Measuring social impact is a hot topic in the social sector today, for the reasons Katie Johnston described in her article “Calculating success: Charities adopt for-profit model of analyzing data” (Business, Aug. 15). However, to label these efforts as a “business-like approach” is to enforce a distinction that should not exist.
Regardless of the legal status of a venture, all organizations are responsible for measuring success. For-profit companies can rely largely on financial statements; nonprofits each have a unique set of mission-oriented outcome measures in addition to the units for measuring a charity’s financial sustainability. The practice of collecting and analyzing data is not reserved for the for-profit sector, and has been the status quo for nonprofits, including universities and hospitals, for years.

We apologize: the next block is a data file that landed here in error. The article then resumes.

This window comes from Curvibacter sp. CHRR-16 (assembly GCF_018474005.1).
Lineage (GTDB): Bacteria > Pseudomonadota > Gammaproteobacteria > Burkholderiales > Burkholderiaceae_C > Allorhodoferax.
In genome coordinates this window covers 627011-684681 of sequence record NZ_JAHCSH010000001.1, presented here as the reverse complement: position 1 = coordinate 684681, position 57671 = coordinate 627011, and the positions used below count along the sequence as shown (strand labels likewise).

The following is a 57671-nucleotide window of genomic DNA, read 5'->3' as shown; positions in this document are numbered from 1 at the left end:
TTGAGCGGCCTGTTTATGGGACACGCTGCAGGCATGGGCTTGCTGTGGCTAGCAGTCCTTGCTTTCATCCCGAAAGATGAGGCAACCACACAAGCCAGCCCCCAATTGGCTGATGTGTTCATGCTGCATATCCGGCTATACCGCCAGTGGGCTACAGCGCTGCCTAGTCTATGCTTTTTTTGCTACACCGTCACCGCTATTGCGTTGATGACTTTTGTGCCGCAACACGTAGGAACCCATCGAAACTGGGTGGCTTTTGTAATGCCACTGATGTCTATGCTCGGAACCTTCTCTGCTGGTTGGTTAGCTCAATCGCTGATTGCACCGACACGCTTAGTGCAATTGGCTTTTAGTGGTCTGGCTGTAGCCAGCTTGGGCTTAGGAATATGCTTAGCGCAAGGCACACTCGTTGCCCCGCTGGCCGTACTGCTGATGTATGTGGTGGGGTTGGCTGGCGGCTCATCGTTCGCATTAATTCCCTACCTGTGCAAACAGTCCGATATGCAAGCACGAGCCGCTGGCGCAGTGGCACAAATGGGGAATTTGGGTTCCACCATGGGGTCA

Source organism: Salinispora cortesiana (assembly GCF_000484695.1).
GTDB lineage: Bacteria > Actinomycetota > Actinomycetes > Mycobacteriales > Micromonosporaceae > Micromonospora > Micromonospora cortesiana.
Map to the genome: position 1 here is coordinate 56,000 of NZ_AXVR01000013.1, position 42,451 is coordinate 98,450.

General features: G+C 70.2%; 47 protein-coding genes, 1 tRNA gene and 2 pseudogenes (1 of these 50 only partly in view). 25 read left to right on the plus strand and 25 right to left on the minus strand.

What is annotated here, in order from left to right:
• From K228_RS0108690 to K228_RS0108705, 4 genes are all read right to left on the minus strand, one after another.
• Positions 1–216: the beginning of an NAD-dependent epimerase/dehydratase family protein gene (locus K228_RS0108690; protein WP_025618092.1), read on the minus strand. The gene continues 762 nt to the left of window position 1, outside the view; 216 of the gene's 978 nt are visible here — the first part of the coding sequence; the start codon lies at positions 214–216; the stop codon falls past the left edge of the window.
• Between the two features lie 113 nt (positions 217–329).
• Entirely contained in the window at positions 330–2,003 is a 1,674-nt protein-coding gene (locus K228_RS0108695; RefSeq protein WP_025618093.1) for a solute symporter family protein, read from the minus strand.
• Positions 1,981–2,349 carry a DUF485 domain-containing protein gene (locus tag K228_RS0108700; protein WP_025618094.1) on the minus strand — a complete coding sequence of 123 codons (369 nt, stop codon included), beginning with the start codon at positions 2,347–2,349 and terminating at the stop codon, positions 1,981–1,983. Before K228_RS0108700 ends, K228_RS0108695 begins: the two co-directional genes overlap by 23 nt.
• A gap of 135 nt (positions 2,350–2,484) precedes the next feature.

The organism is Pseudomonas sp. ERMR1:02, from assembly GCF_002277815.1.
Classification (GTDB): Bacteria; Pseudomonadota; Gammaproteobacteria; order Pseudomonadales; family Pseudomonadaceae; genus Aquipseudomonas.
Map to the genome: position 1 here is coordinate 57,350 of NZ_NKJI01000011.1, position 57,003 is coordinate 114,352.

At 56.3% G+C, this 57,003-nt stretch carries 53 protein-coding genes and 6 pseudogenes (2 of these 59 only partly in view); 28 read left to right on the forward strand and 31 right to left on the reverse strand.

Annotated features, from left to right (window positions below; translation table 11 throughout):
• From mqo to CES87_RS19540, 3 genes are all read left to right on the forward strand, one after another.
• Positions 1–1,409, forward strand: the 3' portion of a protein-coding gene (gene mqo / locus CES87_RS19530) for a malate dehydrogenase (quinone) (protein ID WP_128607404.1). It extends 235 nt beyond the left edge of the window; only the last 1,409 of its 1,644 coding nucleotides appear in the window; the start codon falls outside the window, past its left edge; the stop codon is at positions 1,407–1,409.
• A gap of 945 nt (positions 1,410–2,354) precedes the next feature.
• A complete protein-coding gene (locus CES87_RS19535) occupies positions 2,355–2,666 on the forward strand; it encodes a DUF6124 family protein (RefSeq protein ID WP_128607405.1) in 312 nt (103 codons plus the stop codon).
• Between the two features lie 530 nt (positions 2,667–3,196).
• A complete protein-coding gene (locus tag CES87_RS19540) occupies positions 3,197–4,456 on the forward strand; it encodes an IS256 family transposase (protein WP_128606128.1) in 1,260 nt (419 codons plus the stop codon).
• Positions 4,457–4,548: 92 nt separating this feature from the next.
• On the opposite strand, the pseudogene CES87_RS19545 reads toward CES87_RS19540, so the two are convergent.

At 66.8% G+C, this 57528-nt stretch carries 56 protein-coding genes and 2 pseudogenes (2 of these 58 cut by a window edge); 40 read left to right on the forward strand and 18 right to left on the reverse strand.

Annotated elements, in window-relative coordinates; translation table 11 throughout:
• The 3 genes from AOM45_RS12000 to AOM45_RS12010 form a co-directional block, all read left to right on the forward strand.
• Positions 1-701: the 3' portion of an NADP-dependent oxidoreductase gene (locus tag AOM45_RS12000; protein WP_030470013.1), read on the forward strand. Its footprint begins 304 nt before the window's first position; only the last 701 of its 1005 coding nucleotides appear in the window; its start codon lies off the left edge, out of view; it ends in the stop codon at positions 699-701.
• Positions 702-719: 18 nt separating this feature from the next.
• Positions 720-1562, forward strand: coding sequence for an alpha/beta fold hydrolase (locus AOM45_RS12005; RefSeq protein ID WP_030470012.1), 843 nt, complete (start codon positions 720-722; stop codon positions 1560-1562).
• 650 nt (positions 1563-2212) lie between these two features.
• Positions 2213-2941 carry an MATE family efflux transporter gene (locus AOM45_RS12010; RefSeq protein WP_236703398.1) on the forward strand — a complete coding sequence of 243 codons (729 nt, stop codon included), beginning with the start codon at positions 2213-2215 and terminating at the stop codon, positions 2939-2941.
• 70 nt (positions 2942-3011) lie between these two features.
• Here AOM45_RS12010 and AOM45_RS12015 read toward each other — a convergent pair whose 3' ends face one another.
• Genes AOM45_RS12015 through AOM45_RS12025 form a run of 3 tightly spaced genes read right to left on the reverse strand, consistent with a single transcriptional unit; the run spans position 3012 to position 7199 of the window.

The challenge today is to break down the boundaries between the sectors and simply embrace best practice. As author Jim Collins wrote, “The critical distinction is not between business and social, but between great and good.”